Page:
Challenge 5 – How might we make deep-sea mining sustainable?

With a shift in focus to the deep-sea for mineral resources, how do we balance the needs of our technology-hungry society with exploitation of pristine abyssal marine environments?


Our thirst for technology and our desire for net-zero both require a steady supply of mineral metals. These metals are scarce on land and so the focus has shifted to deep-sea mining in abyssal areas far removed from land.

Deep-sea mining represents considerable challenges for industry and the scientific community; these deep (>3 km) environments are pristine and biologically complex but remain poorly understood in an ecological or earth system context.

Each new expedition into this deep, dark realm reveal’s new species and biology, with these diverse communities reliant on food sinking down from the surface. Deep-sea ecosystems represent an exciting new frontier in our understanding of marine biology, but now face an uncertain future as climate change and resource exploitation put them in fine focus.

Challenging questions now need to be asked about environmental impact, international regulation, and sustainability, as well as recognition of the cost/benefit of trading our dependence on fossil fuels for exploitation of undiscovered ecosystems. Where does the balance lie between the development of ‘net-zero’ technology and disruption of some of the oldest biomes on Earth?


Over the 3-day enviroSPRINT, Teams rapidly investigated their Challenge area, identified a key problem and innovated potential solutions. The Teams demonstrated a prototype of their solution to a panel of expert judges who assessed the novelty and feasibility of the concept, along with the quality of the presentation, and selected a winner (★). Alongside this, each Team produced a 90-second summary of their idea to share with a wider audience. These can be viewed on the Team pages:


We are grateful to have the support of our expert panel:

Dr Daniela Diz

Daniela is an Associate Professor of Ocean Governance and International Law. Daniela has over 20 years of experience in the field of environmental law and ocean governance and has held positions with government and non-government organisations and academia. She regularly participates as an expert at UN meetings related to the law of the sea, marine biodiversity and fisheries, and conducts policy and legal studies related to marine biodiversity conservation and sustainable use to UN agencies, government institutions and civil society.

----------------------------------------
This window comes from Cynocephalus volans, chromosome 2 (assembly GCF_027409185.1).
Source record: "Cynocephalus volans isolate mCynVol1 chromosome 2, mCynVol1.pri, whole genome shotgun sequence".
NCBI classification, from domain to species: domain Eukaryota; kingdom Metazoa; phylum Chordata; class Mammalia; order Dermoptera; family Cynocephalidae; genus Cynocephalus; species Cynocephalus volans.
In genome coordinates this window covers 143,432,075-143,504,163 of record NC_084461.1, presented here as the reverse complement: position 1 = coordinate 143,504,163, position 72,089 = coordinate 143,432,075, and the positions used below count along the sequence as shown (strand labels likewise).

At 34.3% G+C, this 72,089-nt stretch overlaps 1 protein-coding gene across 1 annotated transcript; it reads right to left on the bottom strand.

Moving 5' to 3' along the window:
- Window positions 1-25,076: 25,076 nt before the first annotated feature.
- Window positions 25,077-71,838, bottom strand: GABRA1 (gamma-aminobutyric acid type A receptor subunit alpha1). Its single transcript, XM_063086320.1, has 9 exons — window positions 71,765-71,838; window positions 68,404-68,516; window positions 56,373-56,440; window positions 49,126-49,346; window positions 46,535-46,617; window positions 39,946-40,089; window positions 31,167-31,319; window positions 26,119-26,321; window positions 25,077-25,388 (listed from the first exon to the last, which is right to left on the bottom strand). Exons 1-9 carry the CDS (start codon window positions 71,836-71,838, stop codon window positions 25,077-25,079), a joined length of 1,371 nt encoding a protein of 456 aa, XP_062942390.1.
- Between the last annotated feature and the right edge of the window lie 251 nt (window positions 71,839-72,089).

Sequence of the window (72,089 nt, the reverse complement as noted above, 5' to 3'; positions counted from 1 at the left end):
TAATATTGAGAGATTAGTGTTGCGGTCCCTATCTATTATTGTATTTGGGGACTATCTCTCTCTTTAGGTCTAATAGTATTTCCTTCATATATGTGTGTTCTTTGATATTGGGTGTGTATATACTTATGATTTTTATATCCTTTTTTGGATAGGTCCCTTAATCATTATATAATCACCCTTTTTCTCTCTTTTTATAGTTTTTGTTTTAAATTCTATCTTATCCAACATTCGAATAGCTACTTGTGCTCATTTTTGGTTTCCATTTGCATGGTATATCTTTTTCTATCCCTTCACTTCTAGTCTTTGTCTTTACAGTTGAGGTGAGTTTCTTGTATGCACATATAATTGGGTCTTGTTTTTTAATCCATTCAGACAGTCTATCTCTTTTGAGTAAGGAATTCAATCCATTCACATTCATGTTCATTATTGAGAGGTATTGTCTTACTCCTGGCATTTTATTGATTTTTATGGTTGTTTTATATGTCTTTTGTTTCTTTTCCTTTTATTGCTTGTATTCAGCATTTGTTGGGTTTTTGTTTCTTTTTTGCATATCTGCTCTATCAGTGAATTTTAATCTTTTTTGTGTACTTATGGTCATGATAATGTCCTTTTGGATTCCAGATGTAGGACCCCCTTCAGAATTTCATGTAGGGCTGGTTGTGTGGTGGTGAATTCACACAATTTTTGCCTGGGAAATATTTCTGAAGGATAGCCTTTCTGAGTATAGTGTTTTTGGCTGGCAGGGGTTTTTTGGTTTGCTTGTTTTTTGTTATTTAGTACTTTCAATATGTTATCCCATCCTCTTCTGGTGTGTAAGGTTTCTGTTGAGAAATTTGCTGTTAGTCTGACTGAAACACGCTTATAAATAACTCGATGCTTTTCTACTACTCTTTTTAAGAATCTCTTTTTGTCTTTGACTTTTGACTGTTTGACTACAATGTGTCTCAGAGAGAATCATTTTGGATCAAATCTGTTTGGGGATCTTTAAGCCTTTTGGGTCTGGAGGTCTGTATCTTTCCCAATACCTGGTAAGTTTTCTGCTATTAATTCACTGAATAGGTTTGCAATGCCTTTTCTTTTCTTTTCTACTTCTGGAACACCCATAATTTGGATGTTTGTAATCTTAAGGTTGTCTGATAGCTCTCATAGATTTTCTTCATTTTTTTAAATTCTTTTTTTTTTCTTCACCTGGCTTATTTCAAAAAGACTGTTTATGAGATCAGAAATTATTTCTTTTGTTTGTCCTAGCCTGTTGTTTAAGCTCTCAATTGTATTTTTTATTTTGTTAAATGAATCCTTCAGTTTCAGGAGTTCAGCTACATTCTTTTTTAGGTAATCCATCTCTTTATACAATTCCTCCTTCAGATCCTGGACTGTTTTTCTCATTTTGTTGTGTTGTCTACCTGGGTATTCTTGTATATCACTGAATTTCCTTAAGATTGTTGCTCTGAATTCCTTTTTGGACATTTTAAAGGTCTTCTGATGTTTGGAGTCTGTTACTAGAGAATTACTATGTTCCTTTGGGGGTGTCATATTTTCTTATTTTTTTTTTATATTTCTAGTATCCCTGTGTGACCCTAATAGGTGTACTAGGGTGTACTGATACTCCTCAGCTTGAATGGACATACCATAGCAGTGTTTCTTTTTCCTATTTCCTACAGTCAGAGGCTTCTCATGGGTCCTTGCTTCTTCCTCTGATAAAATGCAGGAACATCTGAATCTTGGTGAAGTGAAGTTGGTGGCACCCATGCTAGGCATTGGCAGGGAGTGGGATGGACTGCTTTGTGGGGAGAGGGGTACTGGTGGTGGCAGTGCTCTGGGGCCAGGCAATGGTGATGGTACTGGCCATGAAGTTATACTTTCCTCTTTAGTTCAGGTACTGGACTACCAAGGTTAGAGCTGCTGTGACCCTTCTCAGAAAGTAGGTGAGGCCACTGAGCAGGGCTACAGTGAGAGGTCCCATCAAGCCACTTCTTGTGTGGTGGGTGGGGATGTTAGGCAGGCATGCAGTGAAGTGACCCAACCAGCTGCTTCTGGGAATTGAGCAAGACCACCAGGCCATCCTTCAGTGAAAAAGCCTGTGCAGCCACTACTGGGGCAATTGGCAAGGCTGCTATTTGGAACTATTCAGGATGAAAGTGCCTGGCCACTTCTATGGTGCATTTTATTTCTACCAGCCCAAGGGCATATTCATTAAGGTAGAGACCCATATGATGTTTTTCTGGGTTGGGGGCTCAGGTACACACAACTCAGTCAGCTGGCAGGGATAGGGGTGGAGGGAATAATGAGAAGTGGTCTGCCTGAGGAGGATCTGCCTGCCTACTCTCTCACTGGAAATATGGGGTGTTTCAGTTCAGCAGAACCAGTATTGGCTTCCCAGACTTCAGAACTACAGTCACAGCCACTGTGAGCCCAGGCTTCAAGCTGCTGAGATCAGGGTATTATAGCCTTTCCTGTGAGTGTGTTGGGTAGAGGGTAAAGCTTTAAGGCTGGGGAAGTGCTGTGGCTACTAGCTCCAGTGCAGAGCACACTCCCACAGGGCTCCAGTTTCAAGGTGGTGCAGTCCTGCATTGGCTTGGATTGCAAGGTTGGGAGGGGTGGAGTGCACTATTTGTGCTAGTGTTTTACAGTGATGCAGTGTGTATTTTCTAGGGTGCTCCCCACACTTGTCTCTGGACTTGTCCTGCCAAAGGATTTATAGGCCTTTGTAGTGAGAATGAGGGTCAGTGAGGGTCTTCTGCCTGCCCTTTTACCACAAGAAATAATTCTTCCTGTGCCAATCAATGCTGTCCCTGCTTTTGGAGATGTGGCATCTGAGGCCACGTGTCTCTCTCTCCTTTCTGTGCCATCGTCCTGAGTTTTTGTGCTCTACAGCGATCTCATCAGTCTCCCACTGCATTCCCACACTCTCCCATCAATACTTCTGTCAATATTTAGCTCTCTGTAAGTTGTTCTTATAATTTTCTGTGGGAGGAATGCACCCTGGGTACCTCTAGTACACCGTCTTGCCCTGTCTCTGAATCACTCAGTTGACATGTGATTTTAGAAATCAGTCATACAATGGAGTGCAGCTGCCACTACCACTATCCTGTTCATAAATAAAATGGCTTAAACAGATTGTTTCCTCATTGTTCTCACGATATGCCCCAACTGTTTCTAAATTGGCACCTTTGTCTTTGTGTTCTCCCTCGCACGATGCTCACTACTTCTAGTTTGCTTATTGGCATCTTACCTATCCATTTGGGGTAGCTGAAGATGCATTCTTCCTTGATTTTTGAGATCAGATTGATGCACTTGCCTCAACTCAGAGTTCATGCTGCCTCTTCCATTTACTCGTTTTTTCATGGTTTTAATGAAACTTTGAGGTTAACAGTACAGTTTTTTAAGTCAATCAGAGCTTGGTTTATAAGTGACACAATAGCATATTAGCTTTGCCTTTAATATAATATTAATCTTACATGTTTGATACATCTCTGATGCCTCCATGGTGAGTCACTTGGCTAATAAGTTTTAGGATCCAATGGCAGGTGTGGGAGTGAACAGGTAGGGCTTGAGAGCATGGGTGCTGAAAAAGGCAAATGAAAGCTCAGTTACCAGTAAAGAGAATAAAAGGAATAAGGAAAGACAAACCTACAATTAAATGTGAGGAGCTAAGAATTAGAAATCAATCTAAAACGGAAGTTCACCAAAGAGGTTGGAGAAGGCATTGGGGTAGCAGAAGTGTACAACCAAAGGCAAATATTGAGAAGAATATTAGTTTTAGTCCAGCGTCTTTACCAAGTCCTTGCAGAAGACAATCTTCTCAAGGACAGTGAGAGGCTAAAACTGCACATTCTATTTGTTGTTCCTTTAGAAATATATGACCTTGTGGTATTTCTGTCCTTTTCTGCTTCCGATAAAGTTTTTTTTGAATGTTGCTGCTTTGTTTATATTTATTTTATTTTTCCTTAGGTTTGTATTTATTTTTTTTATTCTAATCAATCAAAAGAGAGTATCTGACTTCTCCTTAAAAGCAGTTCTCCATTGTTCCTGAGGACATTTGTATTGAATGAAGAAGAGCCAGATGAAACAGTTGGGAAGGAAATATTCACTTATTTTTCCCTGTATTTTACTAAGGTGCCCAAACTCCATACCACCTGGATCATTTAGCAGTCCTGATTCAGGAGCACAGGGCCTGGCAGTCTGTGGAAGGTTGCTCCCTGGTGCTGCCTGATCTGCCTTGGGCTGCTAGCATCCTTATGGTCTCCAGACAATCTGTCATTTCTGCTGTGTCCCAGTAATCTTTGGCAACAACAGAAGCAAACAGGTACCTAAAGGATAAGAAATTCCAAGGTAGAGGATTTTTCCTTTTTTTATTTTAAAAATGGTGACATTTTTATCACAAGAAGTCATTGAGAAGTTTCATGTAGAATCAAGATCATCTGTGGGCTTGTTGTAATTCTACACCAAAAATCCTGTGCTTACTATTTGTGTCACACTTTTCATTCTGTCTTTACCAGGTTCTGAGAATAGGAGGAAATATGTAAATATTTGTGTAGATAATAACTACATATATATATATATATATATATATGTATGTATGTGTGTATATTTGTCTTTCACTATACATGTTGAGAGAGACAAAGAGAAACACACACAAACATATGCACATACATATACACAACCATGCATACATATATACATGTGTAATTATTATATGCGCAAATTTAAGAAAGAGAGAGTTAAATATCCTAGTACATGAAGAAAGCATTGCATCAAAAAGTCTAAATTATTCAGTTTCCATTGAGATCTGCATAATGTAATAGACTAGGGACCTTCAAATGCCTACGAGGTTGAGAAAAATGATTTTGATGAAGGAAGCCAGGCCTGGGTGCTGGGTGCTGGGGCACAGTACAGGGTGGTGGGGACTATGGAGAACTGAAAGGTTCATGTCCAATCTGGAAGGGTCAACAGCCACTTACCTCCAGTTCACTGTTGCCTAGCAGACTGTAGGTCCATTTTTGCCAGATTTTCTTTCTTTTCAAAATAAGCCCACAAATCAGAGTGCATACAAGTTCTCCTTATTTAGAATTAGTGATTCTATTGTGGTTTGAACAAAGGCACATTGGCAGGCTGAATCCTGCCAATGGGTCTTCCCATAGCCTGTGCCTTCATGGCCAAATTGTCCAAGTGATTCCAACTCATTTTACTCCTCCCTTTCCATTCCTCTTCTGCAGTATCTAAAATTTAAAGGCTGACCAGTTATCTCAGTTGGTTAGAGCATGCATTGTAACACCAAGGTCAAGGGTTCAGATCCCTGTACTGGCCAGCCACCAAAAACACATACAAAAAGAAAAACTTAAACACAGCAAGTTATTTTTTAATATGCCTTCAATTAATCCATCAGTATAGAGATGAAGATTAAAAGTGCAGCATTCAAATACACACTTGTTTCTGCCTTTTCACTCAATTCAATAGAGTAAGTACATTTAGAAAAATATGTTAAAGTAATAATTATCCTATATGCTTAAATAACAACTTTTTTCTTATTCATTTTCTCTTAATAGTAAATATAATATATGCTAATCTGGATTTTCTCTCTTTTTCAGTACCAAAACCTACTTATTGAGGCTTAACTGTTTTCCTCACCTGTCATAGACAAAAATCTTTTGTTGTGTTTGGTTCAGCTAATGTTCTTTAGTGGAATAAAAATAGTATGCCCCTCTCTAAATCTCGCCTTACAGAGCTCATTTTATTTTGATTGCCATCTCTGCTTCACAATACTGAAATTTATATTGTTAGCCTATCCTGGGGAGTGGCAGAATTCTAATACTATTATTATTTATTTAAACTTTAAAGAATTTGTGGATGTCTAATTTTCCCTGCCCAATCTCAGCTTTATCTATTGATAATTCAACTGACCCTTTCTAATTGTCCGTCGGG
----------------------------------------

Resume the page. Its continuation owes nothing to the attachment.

Dr Samantha Smith

Samantha is a Marine Professional with multiple roles in the Deep-Sea Mining sector. These include being a director and president-elect of the International Marine Minerals Society, director of an environmental consultancy called Blue Globe Solutions, and head of sustainability and external relations at Global Sea Mineral Resources (GSR). GSR is European company that has a mineral exploration contract with the International Seabed Authority. With a background in marine science, Sam is well placed to understand the complex dimensions of the Deep-Sea Mining challenge.

Prof. Andrew Sweetman

Andrew is Professor of Deep-Sea Ecology at the Lyell Centre (Heriot-Watt University) and leads a team researching Deep-Sea Ecology and Biogeochemistry. Andrew’s research spans biodiversity, ecology and elemental cycling in deep-sea sediments and he is active in a number of international projects looking at the potential impacts of deep-sea mining on the organisms found in the abyss. Andrew also has an extensive research background in shallow continental sea mining impacts in a European context.

Challenge organisers

IAPETUS2 Doctoral Training Partnership (DTP)

Named after the ancient ocean that closed to bring together England and Scotland, IAPETUS is a partnership that joins the leading research universities of Durham, Glasgow, Heriot Watt, Newcastle, St Andrews and Stirling, together with the British Antarctic Survey, British Geological Survey and the Centre for Ecology & Hydrology, in a united approach to doctoral research and training the next generation of leaders in the science of the natural environment.

IAPETUS is a multidisciplinary Doctoral Training Partnership (DTP), funded and accredited by the Natural Environment Research Council (NERC).

IAPETUS’ training and research is focused around a number of interdisciplinary clusters of internationally-recognised excellence, which spans the environmental and Earth sciences:

  • Global environmental change
  • Geodynamics and Earth resources
  • Carbon and nutrient cycling
  • Hazards, risks and resilience
  • Biodiversity and ecosystem resources

Collaboration and knowledge exchange with industry, policy-makers and other non-academic organisations is at the heart of our activities. Over 30% of our studentships are CASE awards, which involve students working in close partnership with a non-academic organisation throughout their PhD and we already have over 35 external partners supporting IAPETUS’s research, ranging from BP, to the Natural Trust for Scotland, to the Ordnance Survey.